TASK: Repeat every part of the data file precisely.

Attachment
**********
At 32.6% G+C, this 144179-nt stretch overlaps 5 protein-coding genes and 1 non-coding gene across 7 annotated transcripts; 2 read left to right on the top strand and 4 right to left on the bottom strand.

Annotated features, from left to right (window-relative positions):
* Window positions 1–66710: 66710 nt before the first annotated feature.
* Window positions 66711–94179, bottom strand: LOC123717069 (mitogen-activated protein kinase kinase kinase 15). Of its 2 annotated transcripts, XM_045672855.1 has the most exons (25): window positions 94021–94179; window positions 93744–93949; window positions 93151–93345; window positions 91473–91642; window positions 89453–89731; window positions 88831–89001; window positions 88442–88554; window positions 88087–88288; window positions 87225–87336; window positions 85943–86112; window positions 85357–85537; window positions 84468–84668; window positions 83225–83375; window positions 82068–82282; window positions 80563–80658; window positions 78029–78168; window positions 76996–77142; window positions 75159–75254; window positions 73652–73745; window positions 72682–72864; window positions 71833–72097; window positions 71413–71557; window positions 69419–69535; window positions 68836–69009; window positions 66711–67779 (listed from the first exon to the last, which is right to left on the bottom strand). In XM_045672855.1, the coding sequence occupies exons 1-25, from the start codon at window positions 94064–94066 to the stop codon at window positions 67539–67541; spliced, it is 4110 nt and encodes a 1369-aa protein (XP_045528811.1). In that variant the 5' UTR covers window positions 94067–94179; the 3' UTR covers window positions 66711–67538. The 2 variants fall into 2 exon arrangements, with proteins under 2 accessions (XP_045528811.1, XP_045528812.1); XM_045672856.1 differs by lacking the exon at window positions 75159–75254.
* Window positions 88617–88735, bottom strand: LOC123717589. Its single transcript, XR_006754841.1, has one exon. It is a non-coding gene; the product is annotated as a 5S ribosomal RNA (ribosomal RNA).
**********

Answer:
At 32.6% G+C, this 144179-nt stretch overlaps 5 protein-coding genes and 1 non-coding gene across 7 annotated transcripts; 2 read left to right on the top strand and 4 right to left on the bottom strand.

Annotated features, from left to right (window-relative positions):
* Window positions 1–66710: 66710 nt before the first annotated feature.
* Window positions 66711–94179, bottom strand: LOC123717069 (mitogen-activated protein kinase kinase kinase 15). Of its 2 annotated transcripts, XM_045672855.1 has the most exons (25): window positions 94021–94179; window positions 93744–93949; window positions 93151–93345; window positions 91473–91642; window positions 89453–89731; window positions 88831–89001; window positions 88442–88554; window positions 88087–88288; window positions 87225–87336; window positions 85943–86112; window positions 85357–85537; window positions 84468–84668; window positions 83225–83375; window positions 82068–82282; window positions 80563–80658; window positions 78029–78168; window positions 76996–77142; window positions 75159–75254; window positions 73652–73745; window positions 72682–72864; window positions 71833–72097; window positions 71413–71557; window positions 69419–69535; window positions 68836–69009; window positions 66711–67779 (listed from the first exon to the last, which is right to left on the bottom strand). In XM_045672855.1, the coding sequence occupies exons 1-25, from the start codon at window positions 94064–94066 to the stop codon at window positions 67539–67541; spliced, it is 4110 nt and encodes a 1369-aa protein (XP_045528811.1). In that variant the 5' UTR covers window positions 94067–94179; the 3' UTR covers window positions 66711–67538. The 2 variants fall into 2 exon arrangements, with proteins under 2 accessions (XP_045528811.1, XP_045528812.1); XM_045672856.1 differs by lacking the exon at window positions 75159–75254.
* Window positions 88617–88735, bottom strand: LOC123717589. Its single transcript, XR_006754841.1, has one exon. It is a non-coding gene; the product is annotated as a 5S ribosomal RNA (ribosomal RNA).